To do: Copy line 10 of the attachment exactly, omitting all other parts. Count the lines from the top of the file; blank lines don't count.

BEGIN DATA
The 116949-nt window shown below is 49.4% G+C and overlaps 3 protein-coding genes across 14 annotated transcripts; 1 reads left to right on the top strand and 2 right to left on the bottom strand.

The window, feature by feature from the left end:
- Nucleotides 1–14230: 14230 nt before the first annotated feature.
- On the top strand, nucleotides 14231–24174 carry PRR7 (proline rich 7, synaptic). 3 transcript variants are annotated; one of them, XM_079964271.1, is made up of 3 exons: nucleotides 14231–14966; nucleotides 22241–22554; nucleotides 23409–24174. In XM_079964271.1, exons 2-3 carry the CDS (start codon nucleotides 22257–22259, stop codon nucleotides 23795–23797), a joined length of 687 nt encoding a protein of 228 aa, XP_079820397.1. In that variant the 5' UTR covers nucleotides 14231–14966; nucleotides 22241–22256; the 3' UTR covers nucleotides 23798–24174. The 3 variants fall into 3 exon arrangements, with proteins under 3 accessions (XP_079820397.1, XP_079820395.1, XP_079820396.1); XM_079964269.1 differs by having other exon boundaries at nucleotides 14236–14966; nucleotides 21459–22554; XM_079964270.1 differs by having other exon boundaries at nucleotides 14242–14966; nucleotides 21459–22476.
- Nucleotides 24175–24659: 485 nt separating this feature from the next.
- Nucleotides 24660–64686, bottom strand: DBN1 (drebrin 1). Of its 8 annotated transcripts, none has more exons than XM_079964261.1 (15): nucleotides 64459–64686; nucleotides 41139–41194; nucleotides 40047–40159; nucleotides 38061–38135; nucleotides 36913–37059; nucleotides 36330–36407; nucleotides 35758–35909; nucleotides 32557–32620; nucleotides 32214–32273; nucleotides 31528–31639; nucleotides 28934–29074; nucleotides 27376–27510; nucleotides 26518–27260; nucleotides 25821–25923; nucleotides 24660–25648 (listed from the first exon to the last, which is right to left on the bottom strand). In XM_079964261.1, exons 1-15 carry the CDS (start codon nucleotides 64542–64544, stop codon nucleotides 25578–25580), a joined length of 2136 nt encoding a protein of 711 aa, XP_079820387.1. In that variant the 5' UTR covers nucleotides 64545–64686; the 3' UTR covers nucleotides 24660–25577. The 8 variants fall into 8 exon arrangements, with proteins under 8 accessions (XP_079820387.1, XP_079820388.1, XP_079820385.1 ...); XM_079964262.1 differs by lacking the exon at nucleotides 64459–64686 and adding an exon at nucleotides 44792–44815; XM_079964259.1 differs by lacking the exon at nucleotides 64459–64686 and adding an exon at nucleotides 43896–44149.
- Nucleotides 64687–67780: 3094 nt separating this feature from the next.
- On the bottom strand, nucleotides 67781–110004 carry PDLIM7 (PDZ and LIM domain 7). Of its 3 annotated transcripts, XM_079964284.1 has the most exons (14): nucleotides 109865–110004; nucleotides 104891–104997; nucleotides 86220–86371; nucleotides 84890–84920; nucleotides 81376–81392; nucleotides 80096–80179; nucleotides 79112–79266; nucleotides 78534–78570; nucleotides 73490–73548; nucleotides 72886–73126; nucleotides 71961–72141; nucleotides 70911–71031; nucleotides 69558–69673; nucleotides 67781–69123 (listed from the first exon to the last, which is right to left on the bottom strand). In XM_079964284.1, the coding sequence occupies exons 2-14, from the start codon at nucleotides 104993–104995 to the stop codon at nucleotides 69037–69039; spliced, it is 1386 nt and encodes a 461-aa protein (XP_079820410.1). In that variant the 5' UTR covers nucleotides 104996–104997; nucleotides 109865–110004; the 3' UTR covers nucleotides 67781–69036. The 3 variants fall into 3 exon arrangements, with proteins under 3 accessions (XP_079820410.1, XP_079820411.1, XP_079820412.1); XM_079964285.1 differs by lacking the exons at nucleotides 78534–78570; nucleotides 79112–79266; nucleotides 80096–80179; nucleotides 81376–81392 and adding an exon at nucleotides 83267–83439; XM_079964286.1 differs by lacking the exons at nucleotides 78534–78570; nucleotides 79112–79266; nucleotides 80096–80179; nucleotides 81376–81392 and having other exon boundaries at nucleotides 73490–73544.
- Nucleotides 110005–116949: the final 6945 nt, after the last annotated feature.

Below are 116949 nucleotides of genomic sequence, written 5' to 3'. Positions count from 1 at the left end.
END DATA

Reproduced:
Below are 116949 nucleotides of genomic sequence, written 5' to 3'. Positions count from 1 at the left end.